Mired in scandal, Murray quits re-election campaign


Seattle Mayor Ed Murray

Seattle Mayor Ed Murray announced Tuesday he will not seek a second term next fall, a stunning turnaround from last month, when he was poised to stroll to an easy re-election.

In an emotional announcement, describing himself as a poor kid from West Seattle who had never heard the word gay growing up, Murray said as mayor of Seattle he had "the best political job in politics." But allegations that he had sexually abused children, which hurled him into the biggest local political scandal in recent memory, have "hurt me and is hurting this city. It hurts those who are victims of abuse. It hurts my family. It hurts Michael [Shiosaki, his husband]," Murray said.

For those reasons, Murray, flanked by dozens of supporters, announced he was withdrawing from the campaign.

“It tears me to pieces to step away but I believe it is in the best interest of our city," he said.

Murray’s announcement, made at the Alki Beach Bathhouse, marks a brutal end to what has been a decorated career in public office. Through his time in the state Legislature and as Seattle’s first openly gay mayor, Murray has been regarded as a champion for gay rights and recently, as an emerging national foil to President Donald Trump.

But a lawsuit in April accused him of sexually abusing children in the 1980s. The allegation was followed by accusations from three other men. Murray has denied any wrongdoing, but statements he made about his accusers’ criminal pasts led to him being pilloried by the media. Longtime supporters on the Seattle City Council — with the exception of Councilmember Sally Bagshaw — never rushed to his support. And some of his allies in the city’s LGBTQ community, including the executive director of the Gender Justice League, Danni Askini, and onetime Council candidate Michael Maddux, suggested that he step down.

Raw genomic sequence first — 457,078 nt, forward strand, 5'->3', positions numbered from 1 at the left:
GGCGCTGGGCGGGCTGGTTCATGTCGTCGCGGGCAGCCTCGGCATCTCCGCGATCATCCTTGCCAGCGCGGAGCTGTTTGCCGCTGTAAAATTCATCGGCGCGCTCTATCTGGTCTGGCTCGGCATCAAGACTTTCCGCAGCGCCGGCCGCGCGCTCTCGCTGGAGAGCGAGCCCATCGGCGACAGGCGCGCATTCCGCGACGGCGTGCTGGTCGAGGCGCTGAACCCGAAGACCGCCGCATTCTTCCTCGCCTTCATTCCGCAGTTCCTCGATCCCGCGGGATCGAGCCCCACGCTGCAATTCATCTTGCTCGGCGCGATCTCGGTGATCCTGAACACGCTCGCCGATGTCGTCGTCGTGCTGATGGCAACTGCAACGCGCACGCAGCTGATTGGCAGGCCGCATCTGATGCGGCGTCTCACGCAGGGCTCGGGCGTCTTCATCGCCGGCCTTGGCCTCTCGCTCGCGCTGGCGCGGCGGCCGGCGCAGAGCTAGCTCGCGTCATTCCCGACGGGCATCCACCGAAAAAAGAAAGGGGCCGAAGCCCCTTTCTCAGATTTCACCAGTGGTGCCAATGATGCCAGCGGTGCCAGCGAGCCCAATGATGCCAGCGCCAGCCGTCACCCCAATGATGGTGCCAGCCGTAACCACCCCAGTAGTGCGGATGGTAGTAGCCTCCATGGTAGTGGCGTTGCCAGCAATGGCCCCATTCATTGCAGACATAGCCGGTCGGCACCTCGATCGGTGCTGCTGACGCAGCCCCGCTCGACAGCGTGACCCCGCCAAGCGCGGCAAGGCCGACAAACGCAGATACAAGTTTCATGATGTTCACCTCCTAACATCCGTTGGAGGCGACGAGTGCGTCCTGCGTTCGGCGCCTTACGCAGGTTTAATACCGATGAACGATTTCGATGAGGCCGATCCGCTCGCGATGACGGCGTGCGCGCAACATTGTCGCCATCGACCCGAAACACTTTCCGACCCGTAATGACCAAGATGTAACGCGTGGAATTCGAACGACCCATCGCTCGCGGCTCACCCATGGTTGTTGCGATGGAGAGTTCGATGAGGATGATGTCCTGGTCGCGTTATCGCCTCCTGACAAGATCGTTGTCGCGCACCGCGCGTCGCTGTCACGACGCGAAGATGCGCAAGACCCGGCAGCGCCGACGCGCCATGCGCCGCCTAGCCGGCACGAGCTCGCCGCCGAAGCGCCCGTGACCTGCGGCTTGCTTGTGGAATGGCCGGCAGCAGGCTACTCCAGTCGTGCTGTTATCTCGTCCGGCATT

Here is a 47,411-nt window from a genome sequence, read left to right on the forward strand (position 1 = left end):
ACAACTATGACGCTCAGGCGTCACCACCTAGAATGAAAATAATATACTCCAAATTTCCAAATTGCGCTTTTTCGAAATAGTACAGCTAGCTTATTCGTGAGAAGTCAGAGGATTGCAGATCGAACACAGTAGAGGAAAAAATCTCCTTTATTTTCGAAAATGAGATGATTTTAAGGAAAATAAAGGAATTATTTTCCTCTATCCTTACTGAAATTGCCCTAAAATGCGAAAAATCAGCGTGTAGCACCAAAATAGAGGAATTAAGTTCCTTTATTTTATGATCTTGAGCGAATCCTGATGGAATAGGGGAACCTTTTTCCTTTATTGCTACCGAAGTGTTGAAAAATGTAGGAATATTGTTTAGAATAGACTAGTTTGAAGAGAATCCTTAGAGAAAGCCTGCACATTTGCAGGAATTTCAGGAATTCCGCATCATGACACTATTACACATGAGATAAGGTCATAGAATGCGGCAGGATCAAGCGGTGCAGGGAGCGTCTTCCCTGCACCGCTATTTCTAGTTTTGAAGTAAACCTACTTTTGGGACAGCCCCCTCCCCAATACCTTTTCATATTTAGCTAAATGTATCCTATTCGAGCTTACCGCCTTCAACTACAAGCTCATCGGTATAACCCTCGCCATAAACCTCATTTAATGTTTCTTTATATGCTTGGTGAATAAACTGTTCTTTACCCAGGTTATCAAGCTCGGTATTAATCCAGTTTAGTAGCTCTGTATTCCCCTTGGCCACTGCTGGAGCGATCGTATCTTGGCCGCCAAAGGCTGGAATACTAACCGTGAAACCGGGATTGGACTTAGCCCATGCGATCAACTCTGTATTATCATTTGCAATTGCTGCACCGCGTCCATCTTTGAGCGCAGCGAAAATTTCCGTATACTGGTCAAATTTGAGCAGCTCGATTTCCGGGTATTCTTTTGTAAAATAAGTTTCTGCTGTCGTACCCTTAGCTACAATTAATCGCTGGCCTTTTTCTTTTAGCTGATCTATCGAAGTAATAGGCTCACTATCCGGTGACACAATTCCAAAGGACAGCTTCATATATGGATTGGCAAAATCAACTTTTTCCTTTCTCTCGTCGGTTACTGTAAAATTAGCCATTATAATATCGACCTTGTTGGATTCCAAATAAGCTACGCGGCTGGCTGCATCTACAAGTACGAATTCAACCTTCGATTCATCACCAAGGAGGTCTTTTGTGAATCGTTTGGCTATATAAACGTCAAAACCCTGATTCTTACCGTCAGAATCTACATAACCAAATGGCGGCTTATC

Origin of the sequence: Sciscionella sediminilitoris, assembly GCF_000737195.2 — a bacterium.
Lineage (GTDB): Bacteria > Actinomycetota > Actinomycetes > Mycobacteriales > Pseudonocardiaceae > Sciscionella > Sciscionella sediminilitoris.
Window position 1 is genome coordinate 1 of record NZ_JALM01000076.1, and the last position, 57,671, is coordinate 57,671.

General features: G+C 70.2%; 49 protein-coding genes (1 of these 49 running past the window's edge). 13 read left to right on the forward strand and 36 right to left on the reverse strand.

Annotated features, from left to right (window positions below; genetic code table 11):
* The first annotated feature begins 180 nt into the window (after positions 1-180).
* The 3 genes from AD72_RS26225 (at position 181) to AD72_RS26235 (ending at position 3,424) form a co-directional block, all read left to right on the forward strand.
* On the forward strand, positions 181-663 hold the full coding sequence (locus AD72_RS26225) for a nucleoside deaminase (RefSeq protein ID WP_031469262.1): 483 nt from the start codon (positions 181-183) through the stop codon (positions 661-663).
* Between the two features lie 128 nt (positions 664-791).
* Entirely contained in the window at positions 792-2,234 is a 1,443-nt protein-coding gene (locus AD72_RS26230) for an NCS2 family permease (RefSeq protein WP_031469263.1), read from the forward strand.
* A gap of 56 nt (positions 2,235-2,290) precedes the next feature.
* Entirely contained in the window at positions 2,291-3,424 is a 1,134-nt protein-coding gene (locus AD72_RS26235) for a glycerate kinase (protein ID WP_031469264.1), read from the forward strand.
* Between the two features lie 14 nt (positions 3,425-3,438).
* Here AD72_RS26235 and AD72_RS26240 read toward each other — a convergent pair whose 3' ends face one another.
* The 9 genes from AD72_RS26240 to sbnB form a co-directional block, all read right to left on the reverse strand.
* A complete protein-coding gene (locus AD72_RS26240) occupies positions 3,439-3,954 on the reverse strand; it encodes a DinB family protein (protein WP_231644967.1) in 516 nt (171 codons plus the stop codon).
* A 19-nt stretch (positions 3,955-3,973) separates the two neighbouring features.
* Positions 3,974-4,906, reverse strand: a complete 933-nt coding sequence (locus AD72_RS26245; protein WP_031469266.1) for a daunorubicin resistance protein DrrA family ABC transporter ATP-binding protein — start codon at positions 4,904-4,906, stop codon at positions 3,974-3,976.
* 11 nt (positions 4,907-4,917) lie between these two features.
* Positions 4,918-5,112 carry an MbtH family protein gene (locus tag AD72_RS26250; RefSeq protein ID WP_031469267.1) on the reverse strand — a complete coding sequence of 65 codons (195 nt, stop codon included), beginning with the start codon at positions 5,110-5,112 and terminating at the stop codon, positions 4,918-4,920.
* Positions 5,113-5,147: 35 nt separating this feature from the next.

In the weeks since The Seattle Times reported the accusations made by Delvonn Heckard, 46, alleging Murray repeatedly raped him as a teen when paying for sex, the mayor has lived up to his reputation as a stubborn and ambitious leader, resisting suggestions even among his closest advisors that he consider resigning. Publicly, he has been resolute that the scandal would not derail him: “I have never backed down,” he said in his first public appearance after the story broke. “And I will not back down now. I will continue to be mayor of this city and I will continue to run for re-election.”

Still, Murray suddenly seemed politically vulnerable. Former Seattle Mayor Mike McGinn surprised Seattle by jumping into the mayoral race shortly after the accusations became public. McGinn has not said that the lawsuit triggered his campaign, but said he took stock of the landscape, and his staff acknowledged they cobbled together a re-election kickoff more quickly than normal.

Attorney and educator Nikkita Oliver had already announced her candidacy. Post-scandal, Cary Moon entered the race. Just yesterday, Democratic State Sen. Bob Hasegawa declared he'd be a contender. There are rumors that others may throw their hats in the ring, including Council President Bruce Harrell, former U.S. Attorney Jenny Durkan and Councilmember Lorena González.

Murray’s campaign fended off whispers that he was done, announcing campaign endorsements, but polling numbers indicated that the mayor’s political career was endangered.

Murray has been a staple of Washington and Seattle politics since the late '80s, when he served as campaign manager to Washington’s first openly gay legislator, Cal Anderson. After filling Anderson’s vacated seat, Murray served in the Washington State House of Representatives from 1995 to 2006 before winning election to the Senate in 2007. He served there until 2013, when he defeated then-incumbent McGinn for mayor.